Academic journal article Journal of Prenatal & Perinatal Psychology & Health

Prenatal Body Language: A New Perspective on Ourselves*

Academic journal article Journal of Prenatal & Perinatal Psychology & Health

Prenatal Body Language: A New Perspective on Ourselves*

Article excerpt

ABSTRACT: Body language is a direct form of communication which begins long before formal language, occurs continually, and has universal meanings throughout the life span. Current technologies permit us to observe human movement and expression during the entire period of human gestation, and reveal the early origins of sensory perception, emotional expression, and personality. There appear to be three types of prenatal body language: 1) self-initiated, spontaneous movements, 2) behaviors reactive to the environment, and 3) interactive, social behaviors. These early behaviors add greatly to the empirical database of prenatal psychology and have important implications for developmental psychology, neonatology, therapeutic work with primal trauma, and our understanding of human consciousness.

INTRODUCTION

A combination of modern technologies makes it possible to observe human behavior throughout the entire period of gestation. Experiments using real-time ultrasound and refined measurement of vital signs have dramatically extended psychological observation in the early prenatal period, providing an expanded empirical foundation for prenatal psychology. The findings are revolutionary! Nearly everything we thought we knew about prenatal behavior 30 years ago is at least suspect and much of it is obsolete, calling for new paradigms to describe prenates (Verny, 1986; Chamberlain, 1988, 1992; Smotherman & Robinson, 1987, 1989; Nijhuis, 1992). Early manifestations of self-expression, sensation, emotion, interactive learning and memory argue for changes in developmental concepts, changes in routine prenatal and newborn care, and changes in public recognition of infant trauma and the need for its timely resolution.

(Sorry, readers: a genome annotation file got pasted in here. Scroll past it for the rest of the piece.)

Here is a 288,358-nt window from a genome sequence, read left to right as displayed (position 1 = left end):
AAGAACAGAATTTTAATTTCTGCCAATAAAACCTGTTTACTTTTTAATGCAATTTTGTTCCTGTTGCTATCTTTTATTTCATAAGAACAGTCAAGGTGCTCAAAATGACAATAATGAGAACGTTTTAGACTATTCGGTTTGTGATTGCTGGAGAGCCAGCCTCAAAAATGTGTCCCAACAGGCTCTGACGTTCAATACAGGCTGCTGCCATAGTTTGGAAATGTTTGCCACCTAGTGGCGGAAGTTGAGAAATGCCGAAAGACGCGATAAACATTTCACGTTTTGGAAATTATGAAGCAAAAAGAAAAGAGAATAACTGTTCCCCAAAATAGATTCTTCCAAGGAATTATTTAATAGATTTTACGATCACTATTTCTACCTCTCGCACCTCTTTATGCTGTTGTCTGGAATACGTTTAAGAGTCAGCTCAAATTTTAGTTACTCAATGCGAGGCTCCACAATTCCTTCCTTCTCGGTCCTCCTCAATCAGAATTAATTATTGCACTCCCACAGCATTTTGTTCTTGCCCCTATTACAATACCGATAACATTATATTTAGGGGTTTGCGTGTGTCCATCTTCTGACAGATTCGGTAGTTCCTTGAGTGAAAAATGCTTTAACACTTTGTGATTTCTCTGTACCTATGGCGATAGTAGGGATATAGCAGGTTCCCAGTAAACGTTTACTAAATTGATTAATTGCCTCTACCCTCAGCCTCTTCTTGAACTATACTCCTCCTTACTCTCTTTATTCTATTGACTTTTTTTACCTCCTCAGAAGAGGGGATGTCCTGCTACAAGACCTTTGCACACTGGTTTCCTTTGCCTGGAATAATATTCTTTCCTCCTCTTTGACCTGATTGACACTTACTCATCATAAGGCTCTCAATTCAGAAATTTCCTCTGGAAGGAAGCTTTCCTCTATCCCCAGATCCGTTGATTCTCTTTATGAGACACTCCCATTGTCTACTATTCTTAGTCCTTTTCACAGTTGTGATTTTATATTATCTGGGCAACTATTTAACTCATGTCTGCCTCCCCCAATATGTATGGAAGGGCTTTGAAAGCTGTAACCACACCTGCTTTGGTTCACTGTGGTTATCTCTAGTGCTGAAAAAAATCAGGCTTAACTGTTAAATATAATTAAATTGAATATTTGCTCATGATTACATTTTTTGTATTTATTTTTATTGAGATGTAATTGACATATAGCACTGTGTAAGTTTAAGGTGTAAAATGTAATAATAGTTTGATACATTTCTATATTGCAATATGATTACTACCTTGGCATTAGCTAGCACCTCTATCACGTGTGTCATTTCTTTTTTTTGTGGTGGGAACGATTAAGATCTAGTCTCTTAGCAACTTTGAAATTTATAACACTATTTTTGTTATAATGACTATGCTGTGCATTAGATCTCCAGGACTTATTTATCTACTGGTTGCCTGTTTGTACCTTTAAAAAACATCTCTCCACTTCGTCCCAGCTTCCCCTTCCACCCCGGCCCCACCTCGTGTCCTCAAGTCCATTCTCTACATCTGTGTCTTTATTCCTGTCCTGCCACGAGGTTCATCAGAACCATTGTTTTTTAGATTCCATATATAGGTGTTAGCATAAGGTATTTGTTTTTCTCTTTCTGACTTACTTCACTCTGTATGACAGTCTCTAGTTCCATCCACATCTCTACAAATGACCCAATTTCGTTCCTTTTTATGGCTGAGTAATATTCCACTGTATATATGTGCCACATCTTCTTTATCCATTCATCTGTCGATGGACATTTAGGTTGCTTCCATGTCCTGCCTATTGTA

While textbooks in developmental psychology give little hint of the profound importance of life before birth, critics point to the weakness of theories constructed without reference to prenatal life (Smotherman & Robinson, 1987, 1989; Hofer, 1981, 1989; Nijhuis, 1992). The widespread view that significant human behavior is not possible until months after birth (e.g., Preyer, 1888; Piaget, 1973; Flavell, 1977; Kagan, 1981) is no longer consistent with research findings.

Fetal body language offers a basis for new understanding of who we are. Under review will be observations of human movement during the first 40 weeks of gestation. Movement serves many purposes, among them exploration, self-protection, expression of individuality, and communication. Movement inevitably reveals needs, interests, talents, feelings, and cognitive processes. The language of movement has advantages over formal, spoken language because it begins much earlier. Movement is a rapid form of communication, occurs constantly, and has universal meanings throughout the human life-span. The youngest humans speak this language.

In highlighting current findings, the data have been sorted into three types of body language: (1) self-initiated, (2) reactive, and, (3) interactive movements. Examples include facial expressions, sounds, hand signals, leg and arm movements, swallowing, sucking, breathing movements, sleeping/dreaming, and heart activity. These three categories are not meant to represent isolated or mutually exclusive behaviors, nor do they exhaust the possibilities. They do provide new perspectives on the earliest observable origins of human behavior.

SELF-INITIATED MOVEMENT

Fetal movements, documented by ultrasound as early as the sixth week of gestational age (g.a.), increase steadily until most of the movement repertoire is visible between 8 and 10 weeks. By 10 weeks, handto-hand, hand-to-face, hand-to-mouth movements, independent flexion and extension movements of the limbs, rotational movements of the fetus along its longitudinal axis, swallowing, and mouth opening and closing have been recorded via ultrasound (Tajani & Ianniruberto, 1990). From 10-12 weeks onward, seasoned observers describe the movements as endogenous, spontaneous, and graceful, not as reflexive (Prechtl, 1985; deVries et al. …

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